Kirkus Review of, ‘Amelia, the Venutons and the Golden Cage.’

Amelia the Venutons cover with text


“A lively sequel offers a sure-handed blend of fantasy, humor, adventure, and an ingenious heroine.”
From the “Amelia’s Amazing Space Adventures” series, volume 2
by Evonne Blanchard, illustrated


In this second installment of a space-travel fantasy series for young readers, a little girl and her purple alien pal visit Venus.

At the end of the first book in Amelia’s Amazing Space Adventures chapter-book series, the 8-year-old title character returns from a trip to the moon with her new friend Uglesnoo, a three-armed visitor from Pluto. The two are working their way through the solar system (one planet per volume, it seems) to locate items necessary to save Uglesnoo’s sister from an “endless sleep” and to find an antidote for the rafter-raising snores of Amelia’s sibling. Next stop: Venus, to collect “20 Bliss Bubbles” in exchange for 10 boxes of “Moo-Bon” candy, acquired from the Moochin moon dwellers as a reward for helping them reclaim their underwater Sapphire Palace. Venus is home to catlike “Venutons,” who breathe out silver “bliss bubbles” while sleeping. (These can be cut and knotted at the ends like balloons. The deeper the sleep, the larger the bubbles.) Awakened, the Venutons make it clear that bliss bubble collectors are not welcome. After betrayal by cave-dwelling rabbit creatures, imprisonment in a rolling golden cage shaped like a giant ball of yarn, and a tussle aboard Uglesnoo’s spaceship with one last vengeful Venuton, the pair escapes thanks to Amelia’s quick thinking. Dispensing with the realities of planetary science, Blanchard (Amelia, the Moochins and the Sapphire Palace, 2014) has fun with her imaginary solar system and its inhabitants. Readers should, too. But as wacky as things get (chocolate rain from an “Interspecies Feeder”), Blanchard also delivers thoughtful balance (“The stars scattered like spilled sugar in the inky darkness”). She grounds her plot, too, in Amelia’s relatable moments of uncertainty and her ability to use her head to solve dilemmas as well as in helpful reminders of the escapade’s central purpose: curing Uglesnoo’s sister. Motz’s full-bleed, cartoon-style illustrations, mixed with variously colored text-only pages, reflect the book’s offbeat appeal.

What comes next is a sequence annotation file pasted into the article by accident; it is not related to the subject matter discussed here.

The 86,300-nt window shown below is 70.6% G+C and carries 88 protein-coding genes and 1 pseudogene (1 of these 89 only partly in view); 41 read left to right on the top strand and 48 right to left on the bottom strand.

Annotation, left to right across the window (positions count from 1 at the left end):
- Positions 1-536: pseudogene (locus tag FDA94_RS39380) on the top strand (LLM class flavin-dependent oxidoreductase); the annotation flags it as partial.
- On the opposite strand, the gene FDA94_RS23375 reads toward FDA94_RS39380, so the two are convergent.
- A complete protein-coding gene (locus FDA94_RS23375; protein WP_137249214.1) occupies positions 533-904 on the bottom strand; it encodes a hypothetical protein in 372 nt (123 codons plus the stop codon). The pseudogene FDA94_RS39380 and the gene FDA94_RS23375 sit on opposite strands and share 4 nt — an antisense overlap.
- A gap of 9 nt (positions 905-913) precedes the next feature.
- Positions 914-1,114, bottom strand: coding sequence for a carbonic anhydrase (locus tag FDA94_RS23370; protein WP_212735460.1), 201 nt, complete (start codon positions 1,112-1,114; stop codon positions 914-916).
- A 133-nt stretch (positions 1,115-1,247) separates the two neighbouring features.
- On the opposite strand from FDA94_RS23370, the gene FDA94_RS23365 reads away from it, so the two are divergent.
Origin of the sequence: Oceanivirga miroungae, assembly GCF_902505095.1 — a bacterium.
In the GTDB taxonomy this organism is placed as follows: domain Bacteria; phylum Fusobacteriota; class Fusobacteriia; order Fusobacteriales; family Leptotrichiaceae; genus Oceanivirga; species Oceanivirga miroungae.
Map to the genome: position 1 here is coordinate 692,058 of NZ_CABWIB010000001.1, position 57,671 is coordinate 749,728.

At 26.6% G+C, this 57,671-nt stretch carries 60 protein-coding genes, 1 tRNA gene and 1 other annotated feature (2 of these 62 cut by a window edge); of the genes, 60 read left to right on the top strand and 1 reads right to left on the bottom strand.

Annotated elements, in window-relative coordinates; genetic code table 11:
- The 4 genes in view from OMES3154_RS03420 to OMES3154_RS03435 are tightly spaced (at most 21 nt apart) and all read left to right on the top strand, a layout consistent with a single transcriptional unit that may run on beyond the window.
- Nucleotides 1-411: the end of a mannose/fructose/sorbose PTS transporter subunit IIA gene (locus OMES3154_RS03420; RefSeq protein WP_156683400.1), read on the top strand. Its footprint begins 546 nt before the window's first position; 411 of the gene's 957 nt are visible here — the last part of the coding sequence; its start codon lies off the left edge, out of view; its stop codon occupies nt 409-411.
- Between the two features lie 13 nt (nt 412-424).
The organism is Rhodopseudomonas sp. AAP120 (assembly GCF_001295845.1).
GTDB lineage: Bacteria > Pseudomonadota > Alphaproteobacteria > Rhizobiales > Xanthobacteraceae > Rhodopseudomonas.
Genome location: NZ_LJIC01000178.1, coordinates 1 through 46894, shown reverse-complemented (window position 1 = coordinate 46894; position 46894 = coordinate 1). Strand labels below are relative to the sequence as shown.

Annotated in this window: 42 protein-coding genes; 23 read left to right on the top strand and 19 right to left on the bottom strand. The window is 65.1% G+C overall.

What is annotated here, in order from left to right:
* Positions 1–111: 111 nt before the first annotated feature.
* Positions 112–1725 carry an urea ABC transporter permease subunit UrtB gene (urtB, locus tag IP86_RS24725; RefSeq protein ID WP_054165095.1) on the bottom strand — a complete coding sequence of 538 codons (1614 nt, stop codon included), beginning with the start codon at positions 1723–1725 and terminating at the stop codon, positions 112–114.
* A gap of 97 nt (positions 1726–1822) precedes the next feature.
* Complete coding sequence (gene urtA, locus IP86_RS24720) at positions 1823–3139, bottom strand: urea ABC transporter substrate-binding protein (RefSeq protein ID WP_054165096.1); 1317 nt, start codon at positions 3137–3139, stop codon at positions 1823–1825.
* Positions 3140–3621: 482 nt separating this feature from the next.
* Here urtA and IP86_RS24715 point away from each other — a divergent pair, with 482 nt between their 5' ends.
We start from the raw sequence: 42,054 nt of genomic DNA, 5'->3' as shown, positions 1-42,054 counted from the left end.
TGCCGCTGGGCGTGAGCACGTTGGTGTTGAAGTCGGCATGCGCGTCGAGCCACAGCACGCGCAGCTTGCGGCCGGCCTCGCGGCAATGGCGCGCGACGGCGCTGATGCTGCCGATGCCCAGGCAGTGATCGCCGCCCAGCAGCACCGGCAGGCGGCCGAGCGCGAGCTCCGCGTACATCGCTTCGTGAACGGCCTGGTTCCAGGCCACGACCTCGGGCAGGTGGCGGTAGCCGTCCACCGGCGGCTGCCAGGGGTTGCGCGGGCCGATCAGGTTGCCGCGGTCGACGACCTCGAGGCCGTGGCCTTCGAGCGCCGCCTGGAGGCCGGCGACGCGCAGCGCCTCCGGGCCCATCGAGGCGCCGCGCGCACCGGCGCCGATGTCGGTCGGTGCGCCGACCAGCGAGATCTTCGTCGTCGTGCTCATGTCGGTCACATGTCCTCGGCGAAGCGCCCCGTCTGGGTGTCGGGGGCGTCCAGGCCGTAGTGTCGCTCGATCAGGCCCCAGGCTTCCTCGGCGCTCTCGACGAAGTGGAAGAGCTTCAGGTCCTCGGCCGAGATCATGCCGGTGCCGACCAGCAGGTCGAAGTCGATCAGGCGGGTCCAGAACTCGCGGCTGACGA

A lively sequel offers a sure-handed blend of fantasy, humor, adventure, and an ingenious heroine.

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